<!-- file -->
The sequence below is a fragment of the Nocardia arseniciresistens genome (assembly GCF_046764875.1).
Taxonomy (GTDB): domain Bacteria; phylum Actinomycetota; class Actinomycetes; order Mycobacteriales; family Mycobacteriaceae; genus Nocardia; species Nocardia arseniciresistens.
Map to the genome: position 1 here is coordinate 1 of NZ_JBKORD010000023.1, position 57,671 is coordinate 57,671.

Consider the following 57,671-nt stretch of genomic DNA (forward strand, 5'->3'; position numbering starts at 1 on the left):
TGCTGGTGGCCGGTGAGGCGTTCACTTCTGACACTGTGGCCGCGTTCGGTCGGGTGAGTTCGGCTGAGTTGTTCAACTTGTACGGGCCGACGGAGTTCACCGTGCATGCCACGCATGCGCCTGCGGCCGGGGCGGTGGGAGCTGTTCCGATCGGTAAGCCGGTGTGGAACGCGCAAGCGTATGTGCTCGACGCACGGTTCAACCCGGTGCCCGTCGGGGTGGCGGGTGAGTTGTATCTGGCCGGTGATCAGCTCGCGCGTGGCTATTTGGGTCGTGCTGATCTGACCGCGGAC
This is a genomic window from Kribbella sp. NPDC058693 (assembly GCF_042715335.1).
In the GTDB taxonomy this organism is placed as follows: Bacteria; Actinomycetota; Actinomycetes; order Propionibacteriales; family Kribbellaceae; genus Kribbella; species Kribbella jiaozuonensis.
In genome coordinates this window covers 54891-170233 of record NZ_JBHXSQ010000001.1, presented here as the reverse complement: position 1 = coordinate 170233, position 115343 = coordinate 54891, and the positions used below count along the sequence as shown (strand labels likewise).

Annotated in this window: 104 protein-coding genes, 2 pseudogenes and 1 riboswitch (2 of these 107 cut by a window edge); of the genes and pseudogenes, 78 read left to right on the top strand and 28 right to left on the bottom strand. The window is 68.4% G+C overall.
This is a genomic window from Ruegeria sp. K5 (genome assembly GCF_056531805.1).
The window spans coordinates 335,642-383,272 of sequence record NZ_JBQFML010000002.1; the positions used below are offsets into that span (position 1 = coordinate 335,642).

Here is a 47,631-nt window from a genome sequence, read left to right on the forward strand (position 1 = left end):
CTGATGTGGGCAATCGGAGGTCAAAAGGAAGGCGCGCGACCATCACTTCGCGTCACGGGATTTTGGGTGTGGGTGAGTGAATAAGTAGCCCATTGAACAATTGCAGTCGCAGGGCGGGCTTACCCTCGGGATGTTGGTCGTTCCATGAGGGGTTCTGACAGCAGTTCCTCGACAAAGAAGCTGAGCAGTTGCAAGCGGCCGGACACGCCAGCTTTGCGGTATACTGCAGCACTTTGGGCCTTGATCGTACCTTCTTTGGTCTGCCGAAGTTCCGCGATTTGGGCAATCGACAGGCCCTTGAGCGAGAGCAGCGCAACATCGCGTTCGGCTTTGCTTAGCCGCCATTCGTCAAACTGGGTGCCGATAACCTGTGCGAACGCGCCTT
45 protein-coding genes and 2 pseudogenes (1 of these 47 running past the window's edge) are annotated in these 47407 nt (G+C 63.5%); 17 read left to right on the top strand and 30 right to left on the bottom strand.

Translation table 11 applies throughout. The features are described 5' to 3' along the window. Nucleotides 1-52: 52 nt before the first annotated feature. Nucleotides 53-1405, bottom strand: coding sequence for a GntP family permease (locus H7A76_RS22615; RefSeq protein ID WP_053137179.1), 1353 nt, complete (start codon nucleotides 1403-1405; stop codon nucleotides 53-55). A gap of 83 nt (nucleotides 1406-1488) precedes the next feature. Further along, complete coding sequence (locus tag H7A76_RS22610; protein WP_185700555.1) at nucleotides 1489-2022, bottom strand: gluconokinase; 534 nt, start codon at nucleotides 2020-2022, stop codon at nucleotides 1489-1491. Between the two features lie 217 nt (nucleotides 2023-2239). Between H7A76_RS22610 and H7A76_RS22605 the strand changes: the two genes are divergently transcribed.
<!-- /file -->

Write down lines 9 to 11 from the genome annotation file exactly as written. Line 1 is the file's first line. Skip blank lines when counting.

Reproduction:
Annotated in this window: 104 protein-coding genes, 2 pseudogenes and 1 riboswitch (2 of these 107 cut by a window edge); of the genes and pseudogenes, 78 read left to right on the top strand and 28 right to left on the bottom strand. The window is 68.4% G+C overall.
This is a genomic window from Ruegeria sp. K5 (genome assembly GCF_056531805.1).
The window spans coordinates 335,642-383,272 of sequence record NZ_JBQFML010000002.1; the positions used below are offsets into that span (position 1 = coordinate 335,642).